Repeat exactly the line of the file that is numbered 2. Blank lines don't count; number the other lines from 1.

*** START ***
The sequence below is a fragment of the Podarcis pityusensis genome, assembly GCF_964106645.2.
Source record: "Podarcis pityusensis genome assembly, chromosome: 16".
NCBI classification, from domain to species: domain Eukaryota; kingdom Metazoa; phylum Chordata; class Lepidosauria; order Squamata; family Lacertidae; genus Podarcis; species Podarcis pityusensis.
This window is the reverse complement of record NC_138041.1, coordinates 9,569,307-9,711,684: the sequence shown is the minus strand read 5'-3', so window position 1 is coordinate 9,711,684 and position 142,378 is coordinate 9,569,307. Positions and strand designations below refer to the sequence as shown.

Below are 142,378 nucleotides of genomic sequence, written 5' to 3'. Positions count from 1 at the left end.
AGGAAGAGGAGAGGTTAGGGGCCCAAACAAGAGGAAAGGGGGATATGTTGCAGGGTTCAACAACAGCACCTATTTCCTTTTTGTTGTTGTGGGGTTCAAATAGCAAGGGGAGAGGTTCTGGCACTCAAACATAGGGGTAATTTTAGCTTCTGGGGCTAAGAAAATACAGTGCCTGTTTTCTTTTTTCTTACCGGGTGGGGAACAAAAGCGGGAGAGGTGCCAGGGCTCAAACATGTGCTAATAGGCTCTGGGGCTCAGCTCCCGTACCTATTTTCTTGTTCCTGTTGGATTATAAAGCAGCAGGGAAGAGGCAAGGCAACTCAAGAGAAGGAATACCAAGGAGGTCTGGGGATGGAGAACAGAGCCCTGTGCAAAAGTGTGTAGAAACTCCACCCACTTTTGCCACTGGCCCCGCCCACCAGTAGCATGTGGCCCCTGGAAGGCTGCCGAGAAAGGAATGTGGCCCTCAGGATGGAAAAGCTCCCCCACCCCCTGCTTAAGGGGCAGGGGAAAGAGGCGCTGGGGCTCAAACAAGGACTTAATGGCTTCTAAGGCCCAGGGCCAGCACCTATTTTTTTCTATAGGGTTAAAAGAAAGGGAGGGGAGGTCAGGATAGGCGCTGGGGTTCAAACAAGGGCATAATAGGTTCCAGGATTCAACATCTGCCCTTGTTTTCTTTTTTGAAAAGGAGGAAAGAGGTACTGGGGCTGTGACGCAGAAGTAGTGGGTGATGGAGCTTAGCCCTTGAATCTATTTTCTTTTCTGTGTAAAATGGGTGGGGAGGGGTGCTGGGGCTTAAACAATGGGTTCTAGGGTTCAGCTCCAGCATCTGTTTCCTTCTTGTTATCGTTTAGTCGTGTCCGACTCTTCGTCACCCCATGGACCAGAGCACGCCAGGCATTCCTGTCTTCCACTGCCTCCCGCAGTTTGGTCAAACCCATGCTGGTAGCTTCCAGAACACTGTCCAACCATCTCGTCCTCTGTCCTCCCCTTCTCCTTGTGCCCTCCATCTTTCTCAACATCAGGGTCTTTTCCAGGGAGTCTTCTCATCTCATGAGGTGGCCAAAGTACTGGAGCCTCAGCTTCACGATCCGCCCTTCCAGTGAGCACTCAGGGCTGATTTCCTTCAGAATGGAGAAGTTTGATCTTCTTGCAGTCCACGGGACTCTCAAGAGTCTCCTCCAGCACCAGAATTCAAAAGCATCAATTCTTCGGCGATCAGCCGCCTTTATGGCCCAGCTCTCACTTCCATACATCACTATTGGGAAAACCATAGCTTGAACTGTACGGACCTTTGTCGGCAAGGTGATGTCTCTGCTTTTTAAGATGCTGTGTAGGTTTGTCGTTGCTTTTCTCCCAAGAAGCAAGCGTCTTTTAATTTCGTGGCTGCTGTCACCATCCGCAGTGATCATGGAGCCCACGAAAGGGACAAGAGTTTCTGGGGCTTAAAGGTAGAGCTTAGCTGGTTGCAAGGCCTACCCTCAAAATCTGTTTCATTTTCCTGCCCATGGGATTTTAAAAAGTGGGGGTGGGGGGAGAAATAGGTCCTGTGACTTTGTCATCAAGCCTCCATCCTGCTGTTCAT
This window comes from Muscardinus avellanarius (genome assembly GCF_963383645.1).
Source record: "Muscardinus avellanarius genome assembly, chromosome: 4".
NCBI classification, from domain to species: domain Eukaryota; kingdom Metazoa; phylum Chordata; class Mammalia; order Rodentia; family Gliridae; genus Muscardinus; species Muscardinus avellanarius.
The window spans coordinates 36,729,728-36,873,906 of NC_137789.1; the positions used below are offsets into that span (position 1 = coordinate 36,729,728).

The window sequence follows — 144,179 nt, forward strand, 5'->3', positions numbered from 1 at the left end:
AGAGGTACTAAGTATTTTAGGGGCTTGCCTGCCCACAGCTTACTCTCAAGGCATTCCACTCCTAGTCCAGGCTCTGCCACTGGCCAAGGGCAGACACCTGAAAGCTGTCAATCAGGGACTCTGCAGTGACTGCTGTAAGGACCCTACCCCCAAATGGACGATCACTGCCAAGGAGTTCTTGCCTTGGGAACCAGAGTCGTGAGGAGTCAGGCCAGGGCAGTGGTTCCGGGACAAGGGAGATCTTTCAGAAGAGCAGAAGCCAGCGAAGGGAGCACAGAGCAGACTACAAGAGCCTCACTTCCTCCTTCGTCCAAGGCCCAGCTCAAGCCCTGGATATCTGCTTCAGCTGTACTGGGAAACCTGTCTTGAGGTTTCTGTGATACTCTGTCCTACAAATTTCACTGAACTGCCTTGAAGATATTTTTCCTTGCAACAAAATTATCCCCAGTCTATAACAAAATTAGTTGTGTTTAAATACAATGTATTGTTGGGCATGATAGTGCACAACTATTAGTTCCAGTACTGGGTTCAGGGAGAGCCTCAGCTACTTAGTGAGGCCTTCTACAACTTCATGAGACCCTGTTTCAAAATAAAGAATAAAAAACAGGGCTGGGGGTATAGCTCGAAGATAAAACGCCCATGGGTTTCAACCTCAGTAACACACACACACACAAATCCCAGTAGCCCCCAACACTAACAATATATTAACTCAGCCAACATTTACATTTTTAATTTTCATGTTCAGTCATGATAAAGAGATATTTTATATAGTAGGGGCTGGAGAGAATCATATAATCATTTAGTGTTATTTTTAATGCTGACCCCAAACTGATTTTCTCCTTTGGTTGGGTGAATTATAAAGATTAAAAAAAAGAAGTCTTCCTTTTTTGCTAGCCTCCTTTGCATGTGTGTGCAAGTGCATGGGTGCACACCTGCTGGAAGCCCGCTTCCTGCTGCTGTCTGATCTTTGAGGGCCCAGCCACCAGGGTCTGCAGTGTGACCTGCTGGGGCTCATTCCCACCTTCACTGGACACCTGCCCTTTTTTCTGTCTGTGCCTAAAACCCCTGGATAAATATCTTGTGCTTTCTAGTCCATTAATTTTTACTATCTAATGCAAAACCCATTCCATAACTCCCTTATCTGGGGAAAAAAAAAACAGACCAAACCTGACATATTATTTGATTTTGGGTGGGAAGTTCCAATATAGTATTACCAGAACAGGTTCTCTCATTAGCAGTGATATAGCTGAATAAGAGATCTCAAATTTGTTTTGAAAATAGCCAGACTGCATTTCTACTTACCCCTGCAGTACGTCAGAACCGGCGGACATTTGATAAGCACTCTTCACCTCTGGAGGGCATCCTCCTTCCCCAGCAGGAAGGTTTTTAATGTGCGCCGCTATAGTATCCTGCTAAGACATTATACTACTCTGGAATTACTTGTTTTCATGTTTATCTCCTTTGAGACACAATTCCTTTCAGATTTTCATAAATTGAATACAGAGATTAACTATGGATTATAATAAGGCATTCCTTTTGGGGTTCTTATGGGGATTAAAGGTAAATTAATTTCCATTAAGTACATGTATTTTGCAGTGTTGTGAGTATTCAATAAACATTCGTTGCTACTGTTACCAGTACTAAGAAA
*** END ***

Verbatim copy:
Source record: "Podarcis pityusensis genome assembly, chromosome: 16".